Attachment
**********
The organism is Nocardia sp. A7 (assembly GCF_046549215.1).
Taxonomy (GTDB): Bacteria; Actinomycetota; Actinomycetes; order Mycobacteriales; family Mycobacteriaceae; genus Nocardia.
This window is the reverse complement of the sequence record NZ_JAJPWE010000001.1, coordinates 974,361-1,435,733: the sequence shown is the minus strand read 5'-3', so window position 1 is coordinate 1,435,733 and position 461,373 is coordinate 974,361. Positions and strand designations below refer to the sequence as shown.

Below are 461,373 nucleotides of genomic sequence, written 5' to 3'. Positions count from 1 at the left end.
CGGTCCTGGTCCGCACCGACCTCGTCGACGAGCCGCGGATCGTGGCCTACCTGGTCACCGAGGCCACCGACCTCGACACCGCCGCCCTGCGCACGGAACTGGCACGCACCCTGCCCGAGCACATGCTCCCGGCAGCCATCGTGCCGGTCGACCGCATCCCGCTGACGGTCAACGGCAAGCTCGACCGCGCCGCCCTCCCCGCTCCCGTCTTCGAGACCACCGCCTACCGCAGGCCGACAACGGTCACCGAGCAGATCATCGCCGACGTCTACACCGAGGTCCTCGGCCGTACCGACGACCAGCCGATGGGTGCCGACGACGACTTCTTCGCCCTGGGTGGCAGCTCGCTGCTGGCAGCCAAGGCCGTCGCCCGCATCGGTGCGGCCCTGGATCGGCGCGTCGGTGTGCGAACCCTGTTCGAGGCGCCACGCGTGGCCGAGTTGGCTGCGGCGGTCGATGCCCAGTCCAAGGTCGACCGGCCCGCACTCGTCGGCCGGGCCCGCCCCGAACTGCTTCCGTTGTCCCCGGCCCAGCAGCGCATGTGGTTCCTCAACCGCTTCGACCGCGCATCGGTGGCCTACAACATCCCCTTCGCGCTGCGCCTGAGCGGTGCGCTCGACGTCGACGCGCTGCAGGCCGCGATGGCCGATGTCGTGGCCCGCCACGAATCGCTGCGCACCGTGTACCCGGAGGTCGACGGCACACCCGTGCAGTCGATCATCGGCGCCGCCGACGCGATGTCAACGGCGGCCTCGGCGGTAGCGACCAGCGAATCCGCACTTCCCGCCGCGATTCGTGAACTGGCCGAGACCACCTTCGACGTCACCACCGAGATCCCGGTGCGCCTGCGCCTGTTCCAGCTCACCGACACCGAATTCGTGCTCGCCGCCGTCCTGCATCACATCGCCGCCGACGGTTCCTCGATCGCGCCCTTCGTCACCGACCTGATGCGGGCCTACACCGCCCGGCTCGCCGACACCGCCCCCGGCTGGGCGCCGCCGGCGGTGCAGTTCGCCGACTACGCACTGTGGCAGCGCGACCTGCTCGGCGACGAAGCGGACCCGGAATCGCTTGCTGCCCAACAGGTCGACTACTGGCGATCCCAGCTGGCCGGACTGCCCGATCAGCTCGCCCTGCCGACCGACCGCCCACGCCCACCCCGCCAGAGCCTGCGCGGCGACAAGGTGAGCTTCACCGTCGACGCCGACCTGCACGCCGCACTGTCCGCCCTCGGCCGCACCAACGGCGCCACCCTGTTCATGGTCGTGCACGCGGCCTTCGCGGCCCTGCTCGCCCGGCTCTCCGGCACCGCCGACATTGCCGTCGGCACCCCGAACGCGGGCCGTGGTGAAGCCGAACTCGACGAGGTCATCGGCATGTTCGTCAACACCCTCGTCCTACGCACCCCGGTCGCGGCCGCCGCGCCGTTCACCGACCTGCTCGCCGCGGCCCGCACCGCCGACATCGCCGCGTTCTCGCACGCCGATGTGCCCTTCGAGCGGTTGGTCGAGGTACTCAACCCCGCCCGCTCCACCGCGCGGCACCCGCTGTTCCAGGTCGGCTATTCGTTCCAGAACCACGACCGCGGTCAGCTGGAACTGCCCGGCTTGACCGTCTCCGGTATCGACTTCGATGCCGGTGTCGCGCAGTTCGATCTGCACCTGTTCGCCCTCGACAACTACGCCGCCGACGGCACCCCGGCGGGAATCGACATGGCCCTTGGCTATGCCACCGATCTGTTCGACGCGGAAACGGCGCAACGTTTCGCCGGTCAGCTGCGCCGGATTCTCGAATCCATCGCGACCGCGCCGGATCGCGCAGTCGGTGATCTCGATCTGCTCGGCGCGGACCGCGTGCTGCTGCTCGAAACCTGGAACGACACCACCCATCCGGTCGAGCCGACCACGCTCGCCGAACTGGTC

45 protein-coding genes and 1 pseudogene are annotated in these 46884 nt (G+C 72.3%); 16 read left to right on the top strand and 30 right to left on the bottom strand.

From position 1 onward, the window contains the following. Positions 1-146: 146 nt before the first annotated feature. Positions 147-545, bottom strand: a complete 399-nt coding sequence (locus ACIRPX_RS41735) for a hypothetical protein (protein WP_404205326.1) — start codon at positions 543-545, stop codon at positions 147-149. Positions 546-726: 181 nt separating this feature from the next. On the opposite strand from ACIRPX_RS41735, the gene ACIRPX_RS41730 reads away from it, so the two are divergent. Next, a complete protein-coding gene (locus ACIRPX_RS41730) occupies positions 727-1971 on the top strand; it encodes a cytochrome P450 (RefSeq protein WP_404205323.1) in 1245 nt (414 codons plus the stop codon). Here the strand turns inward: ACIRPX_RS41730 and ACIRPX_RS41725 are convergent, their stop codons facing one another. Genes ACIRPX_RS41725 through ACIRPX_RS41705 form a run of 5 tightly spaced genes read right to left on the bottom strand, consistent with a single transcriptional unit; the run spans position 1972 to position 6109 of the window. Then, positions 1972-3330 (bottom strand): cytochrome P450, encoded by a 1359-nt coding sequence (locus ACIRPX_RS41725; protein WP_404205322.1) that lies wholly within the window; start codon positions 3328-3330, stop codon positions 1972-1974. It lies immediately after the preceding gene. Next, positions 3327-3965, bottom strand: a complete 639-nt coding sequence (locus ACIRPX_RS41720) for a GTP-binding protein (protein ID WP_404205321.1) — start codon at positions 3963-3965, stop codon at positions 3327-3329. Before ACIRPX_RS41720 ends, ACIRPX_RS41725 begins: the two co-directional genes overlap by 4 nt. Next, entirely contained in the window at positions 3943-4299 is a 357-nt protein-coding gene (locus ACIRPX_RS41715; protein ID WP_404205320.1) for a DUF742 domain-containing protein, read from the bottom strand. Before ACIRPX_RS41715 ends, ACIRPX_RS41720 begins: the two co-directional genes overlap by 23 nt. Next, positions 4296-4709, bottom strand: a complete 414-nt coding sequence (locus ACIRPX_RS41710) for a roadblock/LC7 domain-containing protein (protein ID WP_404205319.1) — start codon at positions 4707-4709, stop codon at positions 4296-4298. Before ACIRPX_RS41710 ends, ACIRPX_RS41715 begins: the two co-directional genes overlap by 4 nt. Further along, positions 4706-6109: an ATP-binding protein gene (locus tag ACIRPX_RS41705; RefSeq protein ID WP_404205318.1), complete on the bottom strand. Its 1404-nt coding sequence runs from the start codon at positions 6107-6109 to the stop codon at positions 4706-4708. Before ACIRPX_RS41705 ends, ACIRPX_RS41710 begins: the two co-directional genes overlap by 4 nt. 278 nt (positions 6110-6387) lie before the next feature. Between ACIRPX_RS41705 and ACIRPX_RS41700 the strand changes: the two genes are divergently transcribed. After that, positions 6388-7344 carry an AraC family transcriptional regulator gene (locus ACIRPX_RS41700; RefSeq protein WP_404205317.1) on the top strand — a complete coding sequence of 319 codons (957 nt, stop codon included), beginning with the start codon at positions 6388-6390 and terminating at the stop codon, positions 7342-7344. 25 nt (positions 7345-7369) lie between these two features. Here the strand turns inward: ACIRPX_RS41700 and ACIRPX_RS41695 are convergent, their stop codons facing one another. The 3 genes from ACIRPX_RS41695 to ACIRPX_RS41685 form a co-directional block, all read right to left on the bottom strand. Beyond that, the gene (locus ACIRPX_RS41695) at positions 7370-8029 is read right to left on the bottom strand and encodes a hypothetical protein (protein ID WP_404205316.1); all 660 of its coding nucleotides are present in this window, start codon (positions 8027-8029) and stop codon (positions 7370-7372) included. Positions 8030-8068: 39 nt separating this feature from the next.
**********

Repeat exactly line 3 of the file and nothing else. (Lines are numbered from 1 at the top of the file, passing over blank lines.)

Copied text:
This window is the reverse complement of the sequence record NZ_JAJPWE010000001.1, coordinates 974,361-1,435,733: the sequence shown is the minus strand read 5'-3', so window position 1 is coordinate 1,435,733 and position 461,373 is coordinate 974,361. Positions and strand designations below refer to the sequence as shown.